Equally however, it is pure speculation to claim that the FMRO will close as a result of the review. I can say categorically that we will not seek to introduce measures affecting the FMRO that would impact adversely on the operations of the front-line ships. My hon. Friend is fully aware--as am I--of the great benefits that the FMRO brings to that operation and that stands it in very good stead.

The whole point of the exercise is to avoid that outcome at all costs. I reassure my hon. Friend that the review will take account of the fleet's needs and those of the ships' crews as well as the demands of the Department as a whole. That is why I give an undertaking today that it will be examined in a coherent and sensible manner in the round rather than in isolation.

I should also stress that one wholly possible outcome is to continue with the market test. For that very reason, we have taken pains to maintain the process of preparing the invitation to tender in order to minimise any delay to the overall market-test timetable should the review confirm the validity of proceeding with it. I am satisfied that our dialogue with interested private sector companies will not suffer unduly during that period of uncertainty. They fully understand the pressures that have led to the situation.

I have heard claims that the review of the FMRO is designed to displace ship repair work from Portsmouth so that it can be given to the royal dockyards to bolster the Government's privatisation programme, as my hon. Friend suggests. I have also seen media speculation that the review now under way is part of a concerted effort to undermine the naval presence at Portsmouth. I would like to take this opportunity to dispel those rumours as totally unfounded.

Taking the claims in turn, the sale of the royal dockyards is proceeding as an entirely separate matter. Negotiations with the companies currently managing both yards are not assuming that any work whatsoever will transfer from the FMRO to either Rosyth or Devonport. It is equally absurd to conclude that the review of the FMRO heralds the beginning of the end for the naval

22 Nov 1995 : Column 632

base. I recognise local concern about the recent decision which I announced during the defence debate last month to base HMS Ocean and the future amphibious ships at Devonport rather than at Portsmouth. However, I assure my hon. Friend that there is no connection between that decision and the review of the FMRO market test. The review has no remit to address current base-porting arrangements.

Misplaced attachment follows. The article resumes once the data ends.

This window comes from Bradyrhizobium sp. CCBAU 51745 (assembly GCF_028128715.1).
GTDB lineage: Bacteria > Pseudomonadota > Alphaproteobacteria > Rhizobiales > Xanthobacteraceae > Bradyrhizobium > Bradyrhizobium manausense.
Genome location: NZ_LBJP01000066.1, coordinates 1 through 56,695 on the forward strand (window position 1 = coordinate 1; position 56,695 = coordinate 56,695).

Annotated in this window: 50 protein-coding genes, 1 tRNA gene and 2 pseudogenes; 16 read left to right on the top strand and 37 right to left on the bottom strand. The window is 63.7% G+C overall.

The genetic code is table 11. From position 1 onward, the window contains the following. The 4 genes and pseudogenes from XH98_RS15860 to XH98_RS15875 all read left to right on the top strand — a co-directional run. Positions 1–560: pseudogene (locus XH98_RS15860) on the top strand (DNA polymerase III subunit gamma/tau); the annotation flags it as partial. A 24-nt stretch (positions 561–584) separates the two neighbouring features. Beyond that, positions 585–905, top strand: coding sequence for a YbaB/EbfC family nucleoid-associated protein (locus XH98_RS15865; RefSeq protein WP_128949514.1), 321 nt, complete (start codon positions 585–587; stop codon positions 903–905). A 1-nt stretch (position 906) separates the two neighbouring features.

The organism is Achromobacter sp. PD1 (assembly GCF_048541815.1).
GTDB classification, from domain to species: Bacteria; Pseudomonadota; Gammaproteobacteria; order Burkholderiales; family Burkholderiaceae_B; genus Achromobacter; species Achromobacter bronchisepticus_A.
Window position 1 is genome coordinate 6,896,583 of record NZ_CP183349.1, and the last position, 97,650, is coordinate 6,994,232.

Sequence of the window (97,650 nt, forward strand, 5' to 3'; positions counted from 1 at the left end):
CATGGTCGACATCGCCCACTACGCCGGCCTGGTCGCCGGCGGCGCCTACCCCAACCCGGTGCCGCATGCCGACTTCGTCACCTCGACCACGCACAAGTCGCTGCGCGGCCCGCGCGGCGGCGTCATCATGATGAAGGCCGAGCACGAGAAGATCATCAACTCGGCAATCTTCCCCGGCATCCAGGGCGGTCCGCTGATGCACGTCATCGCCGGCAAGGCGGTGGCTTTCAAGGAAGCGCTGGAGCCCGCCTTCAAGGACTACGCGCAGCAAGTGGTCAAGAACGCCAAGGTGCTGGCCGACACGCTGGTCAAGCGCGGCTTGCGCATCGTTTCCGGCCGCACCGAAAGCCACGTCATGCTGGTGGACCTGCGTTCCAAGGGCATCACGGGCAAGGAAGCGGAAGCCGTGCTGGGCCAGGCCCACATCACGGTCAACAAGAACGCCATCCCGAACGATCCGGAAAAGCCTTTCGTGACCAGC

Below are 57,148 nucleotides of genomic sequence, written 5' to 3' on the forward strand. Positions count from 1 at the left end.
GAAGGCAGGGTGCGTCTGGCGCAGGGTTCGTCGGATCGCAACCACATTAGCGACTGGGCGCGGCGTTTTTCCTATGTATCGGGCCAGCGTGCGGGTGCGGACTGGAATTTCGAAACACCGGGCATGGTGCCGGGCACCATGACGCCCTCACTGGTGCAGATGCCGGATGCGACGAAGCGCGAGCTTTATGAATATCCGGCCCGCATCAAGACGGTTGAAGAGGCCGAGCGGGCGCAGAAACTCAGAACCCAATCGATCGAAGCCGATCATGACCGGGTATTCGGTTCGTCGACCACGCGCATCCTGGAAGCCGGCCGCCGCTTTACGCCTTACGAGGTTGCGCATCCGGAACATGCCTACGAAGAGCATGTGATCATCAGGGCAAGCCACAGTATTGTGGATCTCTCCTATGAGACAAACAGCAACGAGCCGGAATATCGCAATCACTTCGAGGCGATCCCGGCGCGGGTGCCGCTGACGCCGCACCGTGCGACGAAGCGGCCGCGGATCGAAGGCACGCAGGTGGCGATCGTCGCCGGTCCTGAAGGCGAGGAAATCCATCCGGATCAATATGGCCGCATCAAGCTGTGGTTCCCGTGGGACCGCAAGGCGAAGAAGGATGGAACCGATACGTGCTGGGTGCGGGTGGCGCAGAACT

The fact is that Portsmouth is currently home to some 58 per cent. of the surface fleet of the Royal Navy--we need no further evidence of the Royal Navy's complete commitment to, and dependence on, Portsmouth as a key operational and support centre. I have also heard suggestions that, rather than review the FMRO, the Government should look again at the royal dockyards to seek efficiencies there. That task is already in hand within the context of the dockyard privatisation programme.

The Government's policy on ship refits is quite clear and requires both dockyards to provide effective competition and value for money into the future. The process of dockyard sale will prove to be the mechanism for delivering efficiencies within the dockyards and reducing costs to the MOD.

In summary, I make it clear that, in deciding whether to market-test the FMRO, we will take full account of the factors raised by both of my hon. Friends today. We will not adopt solutions which, while pleasing on cost grounds, fail to meet the operational needs of the Royal Navy. The FMRO currently delivers a first-class service in a thoroughly effective manner.

I cannot, however, dispel fears that the facilities and functions currently carried out by the FMRO might be affected by the review. I hope that, by setting them in the context of the financial and operational imperatives that obtain, I have at least allayed the worst suspicions and made it clear that our minds are truly and genuinely open.

There is certainly no hidden agenda or preconceived view that the market test should not proceed. As my hon. Friend rightly said, it behoves us to be prudent in committing the Department to courses of action which may not represent best value for money. That is the sole rationale behind the review.

I have listened carefully to my hon. Friend and undertake to keep him closely in touch with developments. Once again, I warmly congratulate him on securing a debate on an important asset not only to the Royal Navy, but clearly to Portsmouth and the wider community. I congratulate those who work in the FMRO. I am extremely grateful to them and I congratulate my hon. Friend on raising the matter.

22 Nov 1995 : Column 633

Breast Cancer

Next Section

IndexHome Page